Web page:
Professor Geoff Ozin on his “super leaf” challenge – producing fuel by matching nature.
Geoffrey A. Ozin received a B.Sc. in chemistry from King’s College London in 1965 and a D.Phil. in inorganic chemistry from the University of Oxford in 1967. He was ICI Fellow at the University of Southampton from 1967 to 1969 before joining the University of Toronto in 1969; he became Full Professor in 1977 and University Professor in 2001 and has been named Government of Canada Research Chair in Materials Chemistry. He is Honorary Professorial Fellow at The Royal Institution of Great Britain and University College London and Guest Professor at Karlsruhe Institute of Technology. More details are available at the research group’s homepage.
In a new piece, Prof. Geoffrey Ozin makes his case for a new kind of combinatorial strategy for nanomaterials based on the idea of nanochemistry DNA.
How much does materials science stand to gain from Nature? Professor Ozin gives his take on the progress of biomimetics.
Professor Ozin looks back at the predictions for the field of nanochemistry he made 20 years ago; where has nanotechnology gone since?
Professor Geoffrey Ozin’s Barrer Award lecture, presented at the British Zeolite Association on the 16th of July.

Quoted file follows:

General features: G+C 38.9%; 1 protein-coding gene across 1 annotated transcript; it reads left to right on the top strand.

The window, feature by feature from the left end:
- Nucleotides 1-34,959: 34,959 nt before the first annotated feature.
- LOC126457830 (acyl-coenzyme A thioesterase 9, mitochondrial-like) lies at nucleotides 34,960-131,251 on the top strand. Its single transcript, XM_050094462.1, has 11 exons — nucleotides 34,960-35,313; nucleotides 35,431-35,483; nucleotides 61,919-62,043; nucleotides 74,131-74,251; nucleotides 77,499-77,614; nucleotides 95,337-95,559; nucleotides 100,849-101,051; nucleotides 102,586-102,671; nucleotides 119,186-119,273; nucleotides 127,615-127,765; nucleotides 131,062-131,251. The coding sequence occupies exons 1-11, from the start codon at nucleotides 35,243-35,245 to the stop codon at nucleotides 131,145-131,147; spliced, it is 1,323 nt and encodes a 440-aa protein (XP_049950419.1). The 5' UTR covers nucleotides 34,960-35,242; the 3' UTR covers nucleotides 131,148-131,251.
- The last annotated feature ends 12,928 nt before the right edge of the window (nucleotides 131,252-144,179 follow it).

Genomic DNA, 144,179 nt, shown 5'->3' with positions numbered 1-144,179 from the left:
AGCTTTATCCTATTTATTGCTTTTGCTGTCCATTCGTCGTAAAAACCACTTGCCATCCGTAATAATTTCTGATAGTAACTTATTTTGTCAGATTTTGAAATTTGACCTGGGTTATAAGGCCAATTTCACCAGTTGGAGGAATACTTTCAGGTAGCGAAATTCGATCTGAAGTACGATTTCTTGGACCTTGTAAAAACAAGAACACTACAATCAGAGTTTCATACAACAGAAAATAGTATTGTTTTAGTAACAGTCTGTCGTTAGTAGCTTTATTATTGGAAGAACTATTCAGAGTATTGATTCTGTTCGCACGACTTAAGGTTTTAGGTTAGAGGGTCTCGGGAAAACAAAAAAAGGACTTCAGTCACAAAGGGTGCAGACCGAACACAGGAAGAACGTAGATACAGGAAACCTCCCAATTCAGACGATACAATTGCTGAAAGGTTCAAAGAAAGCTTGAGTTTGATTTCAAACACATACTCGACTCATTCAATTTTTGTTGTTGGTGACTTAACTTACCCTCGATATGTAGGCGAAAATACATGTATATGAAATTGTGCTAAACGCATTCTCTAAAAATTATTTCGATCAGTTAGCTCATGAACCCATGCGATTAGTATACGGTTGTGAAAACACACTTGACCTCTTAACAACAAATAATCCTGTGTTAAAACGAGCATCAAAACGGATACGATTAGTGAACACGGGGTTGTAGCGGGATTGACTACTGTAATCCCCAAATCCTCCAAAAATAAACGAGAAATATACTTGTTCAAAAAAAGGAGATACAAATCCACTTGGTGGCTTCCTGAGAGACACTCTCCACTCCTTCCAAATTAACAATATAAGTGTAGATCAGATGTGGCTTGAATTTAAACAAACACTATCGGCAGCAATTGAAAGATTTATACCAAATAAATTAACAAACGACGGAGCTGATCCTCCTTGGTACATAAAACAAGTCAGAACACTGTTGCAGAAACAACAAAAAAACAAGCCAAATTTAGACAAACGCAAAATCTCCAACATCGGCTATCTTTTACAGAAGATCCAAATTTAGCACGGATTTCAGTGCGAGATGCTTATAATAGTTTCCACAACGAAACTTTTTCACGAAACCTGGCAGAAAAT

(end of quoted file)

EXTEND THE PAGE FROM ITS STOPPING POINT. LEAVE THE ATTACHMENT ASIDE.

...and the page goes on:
Whatever happened to curiosity-driven research aimed at the creation of fundamental knowledge without the need for immediate application?
Professor Geoffrey Ozin discusses the safe and responsible development, production, use, transportation, and disposal of nanoparticles in existing or emerging nanotechnologies.
Professor Geoffrey Ozin discusses what he believes may be the largest challenge of the century—the development of an artificial photosynthetic machine.
Nanomaterials have so much to offer – the sooner we uncover their interactions with biological systems and the mechanisms behind them, the sooner we can apply nanomaterials to safe, effective, advanced technologies. That’s why this special issue on Nanotoxicology in Small was just too big to publish as a single issue…
New range of high power “BoostiK” single-frequency fiber lasers offering up to 15 W output with low phase noise and narrow linewidth.
An online guide from Professors Karen Cheng and Marco Rolandi of the University of Washington.
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